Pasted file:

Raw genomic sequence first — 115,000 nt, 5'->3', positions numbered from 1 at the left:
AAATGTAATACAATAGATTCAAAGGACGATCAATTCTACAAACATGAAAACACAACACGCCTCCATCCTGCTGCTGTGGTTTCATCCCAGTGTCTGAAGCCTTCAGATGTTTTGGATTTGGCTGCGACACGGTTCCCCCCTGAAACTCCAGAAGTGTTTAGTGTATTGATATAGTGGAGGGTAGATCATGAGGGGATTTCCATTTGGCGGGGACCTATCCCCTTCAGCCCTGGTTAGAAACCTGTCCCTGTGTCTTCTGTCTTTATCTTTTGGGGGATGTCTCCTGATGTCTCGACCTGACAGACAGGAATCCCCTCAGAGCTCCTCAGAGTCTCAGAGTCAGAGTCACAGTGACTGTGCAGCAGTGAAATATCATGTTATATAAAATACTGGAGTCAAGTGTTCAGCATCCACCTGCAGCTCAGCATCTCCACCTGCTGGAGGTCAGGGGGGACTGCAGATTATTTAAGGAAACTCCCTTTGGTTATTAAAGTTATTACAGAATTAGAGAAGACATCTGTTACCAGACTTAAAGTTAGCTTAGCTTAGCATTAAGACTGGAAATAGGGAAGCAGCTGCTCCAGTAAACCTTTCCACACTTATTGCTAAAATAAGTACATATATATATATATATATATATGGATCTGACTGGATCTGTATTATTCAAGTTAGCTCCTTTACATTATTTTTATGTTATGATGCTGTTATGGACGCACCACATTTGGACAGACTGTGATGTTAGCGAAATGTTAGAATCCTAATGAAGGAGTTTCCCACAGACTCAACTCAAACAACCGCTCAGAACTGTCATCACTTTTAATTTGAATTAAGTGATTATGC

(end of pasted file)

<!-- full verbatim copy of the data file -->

Raw genomic sequence first — 115,000 nt, 5'->3', positions numbered from 1 at the left:
AAATGTAATACAATAGATTCAAAGGACGATCAATTCTACAAACATGAAAACACAACACGCCTCCATCCTGCTGCTGTGGTTTCATCCCAGTGTCTGAAGCCTTCAGATGTTTTGGATTTGGCTGCGACACGGTTCCCCCCTGAAACTCCAGAAGTGTTTAGTGTATTGATATAGTGGAGGGTAGATCATGAGGGGATTTCCATTTGGCGGGGACCTATCCCCTTCAGCCCTGGTTAGAAACCTGTCCCTGTGTCTTCTGTCTTTATCTTTTGGGGGATGTCTCCTGATGTCTCGACCTGACAGACAGGAATCCCCTCAGAGCTCCTCAGAGTCTCAGAGTCAGAGTCACAGTGACTGTGCAGCAGTGAAATATCATGTTATATAAAATACTGGAGTCAAGTGTTCAGCATCCACCTGCAGCTCAGCATCTCCACCTGCTGGAGGTCAGGGGGGACTGCAGATTATTTAAGGAAACTCCCTTTGGTTATTAAAGTTATTACAGAATTAGAGAAGACATCTGTTACCAGACTTAAAGTTAGCTTAGCTTAGCATTAAGACTGGAAATAGGGAAGCAGCTGCTCCAGTAAACCTTTCCACACTTATTGCTAAAATAAGTACATATATATATATATATATATATGGATCTGACTGGATCTGTATTATTCAAGTTAGCTCCTTTACATTATTTTTATGTTATGATGCTGTTATGGACGCACCACATTTGGACAGACTGTGATGTTAGCGAAATGTTAGAATCCTAATGAAGGAGTTTCCCACAGACTCAACTCAAACAACCGCTCAGAACTGTCATCACTTTTAATTTGAATTAAGTGATTATGC